Border credential requirements, IT programs are considerations in spending plan

Both the House and Senate likely will pass the conferees' version of the spending bill by the end of the week; President George W. Bush is expected to sign the bill into law.

The conferees adopted a provision introduced by Sens. Ted Stevens (R-Alaska) and John McCain (R-Ariz.) that would delay a requirement that citizens re-entering the country via land ports present secure proof of citizenship under the Western Hemisphere Travel Initiative. The acceptable credentials would include documents such as passports and a proposed new credential known as the People Access Security Service card, sometimes called a "passport-lite."

Stevens, McCain and a broad coalition of border state lawmakers in both chambers lined up to delay the land border citizenship credential requirement until June 1, 2009, largely because they see it as a costly burden on their constituents.

They faced off against influential lawmakers who see the travel initiative's credential requirement as a necessity to screen out border crossers who commit document fraud. Federal auditors have repeatedly proved that sneaking into the country with phony papers is a rather easy feat.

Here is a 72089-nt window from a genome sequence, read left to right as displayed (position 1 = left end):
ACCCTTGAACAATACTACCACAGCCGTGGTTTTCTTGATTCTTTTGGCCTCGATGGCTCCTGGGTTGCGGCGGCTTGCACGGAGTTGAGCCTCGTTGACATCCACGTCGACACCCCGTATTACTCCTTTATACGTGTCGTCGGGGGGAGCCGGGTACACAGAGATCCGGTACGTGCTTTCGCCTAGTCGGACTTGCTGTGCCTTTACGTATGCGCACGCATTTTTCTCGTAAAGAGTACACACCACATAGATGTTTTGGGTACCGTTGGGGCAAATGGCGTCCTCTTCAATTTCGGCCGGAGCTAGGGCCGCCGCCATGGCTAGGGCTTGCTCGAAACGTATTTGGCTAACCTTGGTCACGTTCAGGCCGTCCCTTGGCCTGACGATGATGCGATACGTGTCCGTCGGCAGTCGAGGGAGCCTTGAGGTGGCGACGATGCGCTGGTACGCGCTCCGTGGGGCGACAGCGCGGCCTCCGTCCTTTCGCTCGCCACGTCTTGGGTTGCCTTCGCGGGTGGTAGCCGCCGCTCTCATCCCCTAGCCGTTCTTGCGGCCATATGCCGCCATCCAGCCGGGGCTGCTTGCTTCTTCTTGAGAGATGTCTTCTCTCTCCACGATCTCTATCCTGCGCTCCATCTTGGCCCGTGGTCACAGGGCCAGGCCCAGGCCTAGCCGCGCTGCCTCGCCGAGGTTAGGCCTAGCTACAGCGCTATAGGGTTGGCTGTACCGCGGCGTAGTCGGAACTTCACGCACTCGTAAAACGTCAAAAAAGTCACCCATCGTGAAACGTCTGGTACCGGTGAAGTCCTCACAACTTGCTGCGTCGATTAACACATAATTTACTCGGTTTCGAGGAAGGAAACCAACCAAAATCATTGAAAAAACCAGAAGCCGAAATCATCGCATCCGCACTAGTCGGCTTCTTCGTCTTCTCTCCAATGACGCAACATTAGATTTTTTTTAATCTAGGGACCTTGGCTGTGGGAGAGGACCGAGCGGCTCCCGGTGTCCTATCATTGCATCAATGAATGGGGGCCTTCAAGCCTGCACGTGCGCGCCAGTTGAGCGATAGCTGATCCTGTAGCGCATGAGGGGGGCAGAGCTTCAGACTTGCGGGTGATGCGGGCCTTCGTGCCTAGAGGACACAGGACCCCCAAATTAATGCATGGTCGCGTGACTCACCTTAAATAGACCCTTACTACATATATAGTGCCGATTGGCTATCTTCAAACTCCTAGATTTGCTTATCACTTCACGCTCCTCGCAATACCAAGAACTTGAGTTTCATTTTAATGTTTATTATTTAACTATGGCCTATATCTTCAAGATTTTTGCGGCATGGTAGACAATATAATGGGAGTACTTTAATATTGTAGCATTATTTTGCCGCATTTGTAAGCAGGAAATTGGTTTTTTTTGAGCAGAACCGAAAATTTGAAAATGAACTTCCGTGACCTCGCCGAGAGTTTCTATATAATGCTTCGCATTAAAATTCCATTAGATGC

DHS has not yet issued regulations to implement the controversial PASS card program, which has become mired in disputes over biometric technology as well as policy issues.

The spending provisions of the bill included sweeteners for several high-profile IT projects:
  • The U.S. Visitor and Immigrant Status Indicator Technology program received $362.5 million, compared to $336.6 million last year.
  • Cybersecurity programs in the Preparedness Directorate would receive $87 million in 2007, compared to last year's figure of $91.9 million. The spending bill also includes $20 million in research funds for cyberthreat characterization, detection and origination, to be managed by the Science and Technology Directorate.
  • Coast Guard Deepwater program received funding of $1.06 billion, compared to last year's figure of $923.7 million.
  • Customs and Border Protection received $451.4 million for automation modernization, the same as last year's figure of $451.4 million.

The conferees withheld $1.6 billion of the DHS funding until the department meets planning and management requirements imposed by the lawmakers. The administration consistently has rejected the legal basis for this type of funding delay.

The bill gives DHS a three-year mandate to regulate some chemical plants considered especially risky. The provision exempts chemical plants already covered under the Maritime Security Act from the department's regulation.

The chemical plant regulation provision includes safeguards designed to protect detailed information about the plants from public disclosure, a provision welcomed by the National Petrochemical and Refiners Association.

Wilson P. Dizard III is a staff writer for Washington Technology's sister publication, Government Computer News.

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